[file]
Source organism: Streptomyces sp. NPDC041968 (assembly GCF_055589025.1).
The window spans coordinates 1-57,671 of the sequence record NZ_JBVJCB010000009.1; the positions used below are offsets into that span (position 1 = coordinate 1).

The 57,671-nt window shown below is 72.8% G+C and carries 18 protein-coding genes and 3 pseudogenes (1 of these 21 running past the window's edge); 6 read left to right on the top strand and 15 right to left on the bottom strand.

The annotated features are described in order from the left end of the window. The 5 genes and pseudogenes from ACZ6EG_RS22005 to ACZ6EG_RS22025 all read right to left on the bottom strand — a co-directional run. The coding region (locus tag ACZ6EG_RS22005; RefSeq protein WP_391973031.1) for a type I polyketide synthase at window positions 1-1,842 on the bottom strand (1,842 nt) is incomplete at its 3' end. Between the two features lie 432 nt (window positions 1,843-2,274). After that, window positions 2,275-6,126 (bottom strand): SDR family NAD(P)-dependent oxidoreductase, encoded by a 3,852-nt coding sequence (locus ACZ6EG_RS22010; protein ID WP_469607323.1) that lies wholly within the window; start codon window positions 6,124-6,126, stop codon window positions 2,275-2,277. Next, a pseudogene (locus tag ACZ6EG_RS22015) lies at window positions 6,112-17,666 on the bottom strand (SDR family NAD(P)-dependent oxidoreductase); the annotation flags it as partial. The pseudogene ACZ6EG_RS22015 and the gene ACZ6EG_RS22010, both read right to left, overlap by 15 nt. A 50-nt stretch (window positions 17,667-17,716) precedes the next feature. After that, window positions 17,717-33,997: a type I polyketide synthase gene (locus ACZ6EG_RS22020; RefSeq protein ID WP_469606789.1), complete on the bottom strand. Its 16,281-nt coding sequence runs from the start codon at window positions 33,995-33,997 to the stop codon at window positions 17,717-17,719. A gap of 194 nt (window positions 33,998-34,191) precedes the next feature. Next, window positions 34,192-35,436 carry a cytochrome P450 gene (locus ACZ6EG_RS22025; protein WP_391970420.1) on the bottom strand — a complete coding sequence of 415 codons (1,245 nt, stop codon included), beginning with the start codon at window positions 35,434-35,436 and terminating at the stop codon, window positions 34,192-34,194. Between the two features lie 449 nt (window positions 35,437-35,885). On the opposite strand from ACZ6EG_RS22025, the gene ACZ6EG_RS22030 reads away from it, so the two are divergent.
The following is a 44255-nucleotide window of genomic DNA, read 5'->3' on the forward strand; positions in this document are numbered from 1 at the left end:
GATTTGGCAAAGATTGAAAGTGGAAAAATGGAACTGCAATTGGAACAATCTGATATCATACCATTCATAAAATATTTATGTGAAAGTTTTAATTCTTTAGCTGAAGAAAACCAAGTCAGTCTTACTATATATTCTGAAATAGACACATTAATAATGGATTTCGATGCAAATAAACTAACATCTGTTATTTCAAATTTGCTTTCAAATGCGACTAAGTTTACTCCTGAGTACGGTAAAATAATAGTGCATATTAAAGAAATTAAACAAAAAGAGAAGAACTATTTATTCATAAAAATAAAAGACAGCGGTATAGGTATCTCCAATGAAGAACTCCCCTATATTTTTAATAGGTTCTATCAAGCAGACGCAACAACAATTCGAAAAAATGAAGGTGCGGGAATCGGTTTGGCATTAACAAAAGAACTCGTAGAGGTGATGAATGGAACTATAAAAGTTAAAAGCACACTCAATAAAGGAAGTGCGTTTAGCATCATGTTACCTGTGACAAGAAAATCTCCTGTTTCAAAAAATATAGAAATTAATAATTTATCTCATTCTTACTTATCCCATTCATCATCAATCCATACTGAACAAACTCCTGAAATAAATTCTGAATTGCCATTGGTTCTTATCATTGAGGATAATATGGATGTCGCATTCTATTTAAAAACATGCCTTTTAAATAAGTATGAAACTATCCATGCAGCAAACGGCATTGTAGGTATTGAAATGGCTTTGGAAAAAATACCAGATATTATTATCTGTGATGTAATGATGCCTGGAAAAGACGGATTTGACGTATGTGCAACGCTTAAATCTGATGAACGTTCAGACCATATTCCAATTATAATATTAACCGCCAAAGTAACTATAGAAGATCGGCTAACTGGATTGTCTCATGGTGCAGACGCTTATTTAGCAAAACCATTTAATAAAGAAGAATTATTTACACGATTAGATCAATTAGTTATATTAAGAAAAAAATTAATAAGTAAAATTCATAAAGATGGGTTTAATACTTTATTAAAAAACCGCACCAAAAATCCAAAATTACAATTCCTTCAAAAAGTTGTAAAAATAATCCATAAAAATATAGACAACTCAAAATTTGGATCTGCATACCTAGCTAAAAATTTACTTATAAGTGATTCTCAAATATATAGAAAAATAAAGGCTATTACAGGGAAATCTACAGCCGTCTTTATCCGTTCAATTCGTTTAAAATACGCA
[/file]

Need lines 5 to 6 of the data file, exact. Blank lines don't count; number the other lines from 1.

The following is a 44255-nucleotide window of genomic DNA, read 5'->3' on the forward strand; positions in this document are numbered from 1 at the left end:
GATTTGGCAAAGATTGAAAGTGGAAAAATGGAACTGCAATTGGAACAATCTGATATCATACCATTCATAAAATATTTATGTGAAAGTTTTAATTCTTTAGCTGAAGAAAACCAAGTCAGTCTTACTATATATTCTGAAATAGACACATTAATAATGGATTTCGATGCAAATAAACTAACATCTGTTATTTCAAATTTGCTTTCAAATGCGACTAAGTTTACTCCTGAGTACGGTAAAATAATAGTGCATATTAAAGAAATTAAACAAAAAGAGAAGAACTATTTATTCATAAAAATAAAAGACAGCGGTATAGGTATCTCCAATGAAGAACTCCCCTATATTTTTAATAGGTTCTATCAAGCAGACGCAACAACAATTCGAAAAAATGAAGGTGCGGGAATCGGTTTGGCATTAACAAAAGAACTCGTAGAGGTGATGAATGGAACTATAAAAGTTAAAAGCACACTCAATAAAGGAAGTGCGTTTAGCATCATGTTACCTGTGACAAGAAAATCTCCTGTTTCAAAAAATATAGAAATTAATAATTTATCTCATTCTTACTTATCCCATTCATCATCAATCCATACTGAACAAACTCCTGAAATAAATTCTGAATTGCCATTGGTTCTTATCATTGAGGATAATATGGATGTCGCATTCTATTTAAAAACATGCCTTTTAAATAAGTATGAAACTATCCATGCAGCAAACGGCATTGTAGGTATTGAAATGGCTTTGGAAAAAATACCAGATATTATTATCTGTGATGTAATGATGCCTGGAAAAGACGGATTTGACGTATGTGCAACGCTTAAATCTGATGAACGTTCAGACCATATTCCAATTATAATATTAACCGCCAAAGTAACTATAGAAGATCGGCTAACTGGATTGTCTCATGGTGCAGACGCTTATTTAGCAAAACCATTTAATAAAGAAGAATTATTTACACGATTAGATCAATTAGTTATATTAAGAAAAAAATTAATAAGTAAAATTCATAAAGATGGGTTTAATACTTTATTAAAAAACCGCACCAAAAATCCAAAATTACAATTCCTTCAAAAAGTTGTAAAAATAATCCATAAAAATATAGACAACTCAAAATTTGGATCTGCATACCTAGCTAAAAATTTACTTATAAGTGATTCTCAAATATATAGAAAAATAAAGGCTATTACAGGGAAATCTACAGCCGTCTTTATCCGTTCAATTCGTTTAAAATACGCA